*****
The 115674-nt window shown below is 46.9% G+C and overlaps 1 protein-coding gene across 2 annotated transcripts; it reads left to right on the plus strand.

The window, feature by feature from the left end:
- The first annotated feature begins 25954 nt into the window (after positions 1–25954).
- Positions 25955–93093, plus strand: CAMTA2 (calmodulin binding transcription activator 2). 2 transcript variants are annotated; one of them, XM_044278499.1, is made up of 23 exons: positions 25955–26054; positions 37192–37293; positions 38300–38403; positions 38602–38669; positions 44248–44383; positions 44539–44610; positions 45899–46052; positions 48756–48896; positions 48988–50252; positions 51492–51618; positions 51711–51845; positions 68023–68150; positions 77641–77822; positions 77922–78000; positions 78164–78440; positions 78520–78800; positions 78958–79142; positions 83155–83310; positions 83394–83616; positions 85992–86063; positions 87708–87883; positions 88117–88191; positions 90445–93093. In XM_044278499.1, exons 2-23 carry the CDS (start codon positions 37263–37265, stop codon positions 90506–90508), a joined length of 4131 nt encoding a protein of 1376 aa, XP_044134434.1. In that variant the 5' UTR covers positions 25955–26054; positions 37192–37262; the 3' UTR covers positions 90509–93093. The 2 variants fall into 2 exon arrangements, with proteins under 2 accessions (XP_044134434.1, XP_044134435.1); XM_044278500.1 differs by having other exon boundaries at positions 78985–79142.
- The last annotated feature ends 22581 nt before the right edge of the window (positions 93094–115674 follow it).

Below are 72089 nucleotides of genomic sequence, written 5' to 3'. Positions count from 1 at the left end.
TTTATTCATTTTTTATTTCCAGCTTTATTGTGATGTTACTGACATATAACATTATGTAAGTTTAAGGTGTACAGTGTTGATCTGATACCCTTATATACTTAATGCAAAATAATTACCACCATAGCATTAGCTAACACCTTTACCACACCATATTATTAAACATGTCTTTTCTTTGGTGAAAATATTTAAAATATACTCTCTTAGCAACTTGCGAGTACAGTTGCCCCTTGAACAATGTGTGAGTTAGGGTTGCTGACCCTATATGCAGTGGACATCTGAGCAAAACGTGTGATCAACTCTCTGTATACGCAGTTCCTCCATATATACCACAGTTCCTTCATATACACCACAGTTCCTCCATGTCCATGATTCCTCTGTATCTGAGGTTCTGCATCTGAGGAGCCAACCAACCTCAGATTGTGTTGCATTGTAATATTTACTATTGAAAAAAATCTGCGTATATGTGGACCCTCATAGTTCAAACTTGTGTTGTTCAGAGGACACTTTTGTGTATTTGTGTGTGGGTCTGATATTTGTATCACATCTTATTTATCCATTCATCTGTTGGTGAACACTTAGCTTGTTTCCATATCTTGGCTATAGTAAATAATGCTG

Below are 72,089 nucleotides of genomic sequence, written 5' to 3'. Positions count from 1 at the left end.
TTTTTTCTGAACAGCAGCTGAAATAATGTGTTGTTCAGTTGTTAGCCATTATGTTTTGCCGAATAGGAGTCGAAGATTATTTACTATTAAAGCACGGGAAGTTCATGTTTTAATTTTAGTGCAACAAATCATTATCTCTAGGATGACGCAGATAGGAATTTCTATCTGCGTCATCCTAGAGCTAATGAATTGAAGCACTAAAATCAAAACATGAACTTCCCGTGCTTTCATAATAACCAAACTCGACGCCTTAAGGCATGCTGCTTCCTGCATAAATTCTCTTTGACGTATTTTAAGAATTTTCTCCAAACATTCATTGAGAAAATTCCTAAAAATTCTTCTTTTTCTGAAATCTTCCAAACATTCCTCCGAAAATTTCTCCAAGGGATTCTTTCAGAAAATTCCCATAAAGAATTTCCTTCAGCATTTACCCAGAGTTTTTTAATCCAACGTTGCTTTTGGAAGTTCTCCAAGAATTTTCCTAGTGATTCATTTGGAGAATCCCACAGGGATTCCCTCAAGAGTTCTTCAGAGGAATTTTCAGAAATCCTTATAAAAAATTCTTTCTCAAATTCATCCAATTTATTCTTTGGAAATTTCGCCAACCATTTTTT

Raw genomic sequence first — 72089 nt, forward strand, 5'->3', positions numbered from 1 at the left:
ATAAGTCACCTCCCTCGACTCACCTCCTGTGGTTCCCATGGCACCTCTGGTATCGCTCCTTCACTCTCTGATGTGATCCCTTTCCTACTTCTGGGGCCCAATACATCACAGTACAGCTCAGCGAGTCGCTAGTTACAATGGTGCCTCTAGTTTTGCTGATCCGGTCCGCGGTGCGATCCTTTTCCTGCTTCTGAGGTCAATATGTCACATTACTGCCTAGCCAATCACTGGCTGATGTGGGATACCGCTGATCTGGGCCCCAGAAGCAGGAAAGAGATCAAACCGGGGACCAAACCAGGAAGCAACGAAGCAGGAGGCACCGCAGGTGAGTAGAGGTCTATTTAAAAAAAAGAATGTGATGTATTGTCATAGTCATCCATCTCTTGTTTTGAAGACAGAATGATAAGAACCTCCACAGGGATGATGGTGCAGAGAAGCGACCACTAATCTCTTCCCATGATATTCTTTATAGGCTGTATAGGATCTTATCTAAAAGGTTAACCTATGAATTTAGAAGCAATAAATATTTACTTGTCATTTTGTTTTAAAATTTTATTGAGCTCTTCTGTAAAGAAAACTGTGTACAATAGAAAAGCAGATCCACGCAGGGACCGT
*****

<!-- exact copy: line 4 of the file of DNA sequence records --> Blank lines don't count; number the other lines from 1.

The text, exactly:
- Positions 25955–93093, plus strand: CAMTA2 (calmodulin binding transcription activator 2). 2 transcript variants are annotated; one of them, XM_044278499.1, is made up of 23 exons: positions 25955–26054; positions 37192–37293; positions 38300–38403; positions 38602–38669; positions 44248–44383; positions 44539–44610; positions 45899–46052; positions 48756–48896; positions 48988–50252; positions 51492–51618; positions 51711–51845; positions 68023–68150; positions 77641–77822; positions 77922–78000; positions 78164–78440; positions 78520–78800; positions 78958–79142; positions 83155–83310; positions 83394–83616; positions 85992–86063; positions 87708–87883; positions 88117–88191; positions 90445–93093. In XM_044278499.1, exons 2-23 carry the CDS (start codon positions 37263–37265, stop codon positions 90506–90508), a joined length of 4131 nt encoding a protein of 1376 aa, XP_044134434.1. In that variant the 5' UTR covers positions 25955–26054; positions 37192–37262; the 3' UTR covers positions 90509–93093. The 2 variants fall into 2 exon arrangements, with proteins under 2 accessions (XP_044134434.1, XP_044134435.1); XM_044278500.1 differs by having other exon boundaries at positions 78985–79142.